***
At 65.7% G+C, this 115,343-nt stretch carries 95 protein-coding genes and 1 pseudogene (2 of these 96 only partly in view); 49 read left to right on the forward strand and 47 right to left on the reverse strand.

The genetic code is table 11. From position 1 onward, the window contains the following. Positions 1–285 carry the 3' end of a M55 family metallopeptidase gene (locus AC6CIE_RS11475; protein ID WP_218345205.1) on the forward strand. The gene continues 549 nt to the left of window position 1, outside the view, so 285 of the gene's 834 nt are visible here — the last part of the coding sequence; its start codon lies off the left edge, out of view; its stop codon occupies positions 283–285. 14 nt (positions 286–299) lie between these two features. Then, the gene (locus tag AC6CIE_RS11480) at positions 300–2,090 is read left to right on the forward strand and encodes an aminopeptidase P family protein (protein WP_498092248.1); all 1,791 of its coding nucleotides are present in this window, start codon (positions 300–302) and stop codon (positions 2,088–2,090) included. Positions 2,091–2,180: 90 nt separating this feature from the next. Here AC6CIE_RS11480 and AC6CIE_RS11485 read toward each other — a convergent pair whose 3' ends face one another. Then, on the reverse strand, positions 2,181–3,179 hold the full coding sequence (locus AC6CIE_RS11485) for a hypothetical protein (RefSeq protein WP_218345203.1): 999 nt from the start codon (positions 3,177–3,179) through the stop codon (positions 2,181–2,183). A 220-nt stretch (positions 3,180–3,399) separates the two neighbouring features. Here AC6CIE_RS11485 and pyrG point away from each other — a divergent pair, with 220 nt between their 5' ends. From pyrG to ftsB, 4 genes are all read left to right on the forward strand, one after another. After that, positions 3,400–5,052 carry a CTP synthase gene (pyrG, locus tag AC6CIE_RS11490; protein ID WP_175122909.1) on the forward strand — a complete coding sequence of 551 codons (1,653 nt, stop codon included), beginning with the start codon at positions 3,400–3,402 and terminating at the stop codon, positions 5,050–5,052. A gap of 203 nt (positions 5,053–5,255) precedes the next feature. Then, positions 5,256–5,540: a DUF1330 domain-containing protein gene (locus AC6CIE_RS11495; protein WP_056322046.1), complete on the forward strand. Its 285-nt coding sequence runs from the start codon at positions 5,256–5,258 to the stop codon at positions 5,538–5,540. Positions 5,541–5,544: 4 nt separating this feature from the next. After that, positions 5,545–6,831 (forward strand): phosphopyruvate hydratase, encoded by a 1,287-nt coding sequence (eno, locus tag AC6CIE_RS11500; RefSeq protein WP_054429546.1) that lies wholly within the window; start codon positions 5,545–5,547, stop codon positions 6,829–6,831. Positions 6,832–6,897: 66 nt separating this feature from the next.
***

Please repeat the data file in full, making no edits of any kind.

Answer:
At 65.7% G+C, this 115,343-nt stretch carries 95 protein-coding genes and 1 pseudogene (2 of these 96 only partly in view); 49 read left to right on the forward strand and 47 right to left on the reverse strand.

The genetic code is table 11. From position 1 onward, the window contains the following. Positions 1–285 carry the 3' end of a M55 family metallopeptidase gene (locus AC6CIE_RS11475; protein ID WP_218345205.1) on the forward strand. The gene continues 549 nt to the left of window position 1, outside the view, so 285 of the gene's 834 nt are visible here — the last part of the coding sequence; its start codon lies off the left edge, out of view; its stop codon occupies positions 283–285. 14 nt (positions 286–299) lie between these two features. Then, the gene (locus tag AC6CIE_RS11480) at positions 300–2,090 is read left to right on the forward strand and encodes an aminopeptidase P family protein (protein WP_498092248.1); all 1,791 of its coding nucleotides are present in this window, start codon (positions 300–302) and stop codon (positions 2,088–2,090) included. Positions 2,091–2,180: 90 nt separating this feature from the next. Here AC6CIE_RS11480 and AC6CIE_RS11485 read toward each other — a convergent pair whose 3' ends face one another. Then, on the reverse strand, positions 2,181–3,179 hold the full coding sequence (locus AC6CIE_RS11485) for a hypothetical protein (RefSeq protein WP_218345203.1): 999 nt from the start codon (positions 3,177–3,179) through the stop codon (positions 2,181–2,183). A 220-nt stretch (positions 3,180–3,399) separates the two neighbouring features. Here AC6CIE_RS11485 and pyrG point away from each other — a divergent pair, with 220 nt between their 5' ends. From pyrG to ftsB, 4 genes are all read left to right on the forward strand, one after another. After that, positions 3,400–5,052 carry a CTP synthase gene (pyrG, locus tag AC6CIE_RS11490; protein ID WP_175122909.1) on the forward strand — a complete coding sequence of 551 codons (1,653 nt, stop codon included), beginning with the start codon at positions 3,400–3,402 and terminating at the stop codon, positions 5,050–5,052. A gap of 203 nt (positions 5,053–5,255) precedes the next feature. Then, positions 5,256–5,540: a DUF1330 domain-containing protein gene (locus AC6CIE_RS11495; protein WP_056322046.1), complete on the forward strand. Its 285-nt coding sequence runs from the start codon at positions 5,256–5,258 to the stop codon at positions 5,538–5,540. Positions 5,541–5,544: 4 nt separating this feature from the next. After that, positions 5,545–6,831 (forward strand): phosphopyruvate hydratase, encoded by a 1,287-nt coding sequence (eno, locus tag AC6CIE_RS11500; RefSeq protein WP_054429546.1) that lies wholly within the window; start codon positions 5,545–5,547, stop codon positions 6,829–6,831. Positions 6,832–6,897: 66 nt separating this feature from the next.